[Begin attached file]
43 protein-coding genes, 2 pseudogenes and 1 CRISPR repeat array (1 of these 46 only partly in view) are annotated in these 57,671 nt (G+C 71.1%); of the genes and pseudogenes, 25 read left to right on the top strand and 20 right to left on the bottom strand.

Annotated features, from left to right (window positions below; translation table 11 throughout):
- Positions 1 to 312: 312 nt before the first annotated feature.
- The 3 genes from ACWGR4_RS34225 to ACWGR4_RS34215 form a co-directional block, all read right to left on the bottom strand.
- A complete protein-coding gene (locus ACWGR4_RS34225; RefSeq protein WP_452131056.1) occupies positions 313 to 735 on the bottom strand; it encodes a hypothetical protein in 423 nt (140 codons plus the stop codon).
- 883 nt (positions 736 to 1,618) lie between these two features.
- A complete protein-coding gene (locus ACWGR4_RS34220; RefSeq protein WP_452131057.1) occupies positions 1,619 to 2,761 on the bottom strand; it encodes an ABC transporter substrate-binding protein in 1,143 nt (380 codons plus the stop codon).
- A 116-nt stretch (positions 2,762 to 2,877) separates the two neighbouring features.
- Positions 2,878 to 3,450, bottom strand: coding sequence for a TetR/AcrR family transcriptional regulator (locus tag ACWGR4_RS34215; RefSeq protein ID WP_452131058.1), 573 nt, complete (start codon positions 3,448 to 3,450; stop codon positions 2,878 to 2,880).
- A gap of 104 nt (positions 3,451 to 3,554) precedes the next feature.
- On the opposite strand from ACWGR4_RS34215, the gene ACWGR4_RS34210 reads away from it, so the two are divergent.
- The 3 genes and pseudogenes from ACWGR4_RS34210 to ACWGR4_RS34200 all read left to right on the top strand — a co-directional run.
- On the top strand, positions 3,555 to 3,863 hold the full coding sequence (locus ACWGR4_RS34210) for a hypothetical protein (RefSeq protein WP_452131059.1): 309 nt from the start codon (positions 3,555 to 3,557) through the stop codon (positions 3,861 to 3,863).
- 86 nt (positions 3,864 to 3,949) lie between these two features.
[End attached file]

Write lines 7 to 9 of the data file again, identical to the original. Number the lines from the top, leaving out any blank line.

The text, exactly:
- A complete protein-coding gene (locus ACWGR4_RS34220; RefSeq protein WP_452131057.1) occupies positions 1,619 to 2,761 on the bottom strand; it encodes an ABC transporter substrate-binding protein in 1,143 nt (380 codons plus the stop codon).
- A 116-nt stretch (positions 2,762 to 2,877) separates the two neighbouring features.
- Positions 2,878 to 3,450, bottom strand: coding sequence for a TetR/AcrR family transcriptional regulator (locus tag ACWGR4_RS34215; RefSeq protein ID WP_452131058.1), 573 nt, complete (start codon positions 3,448 to 3,450; stop codon positions 2,878 to 2,880).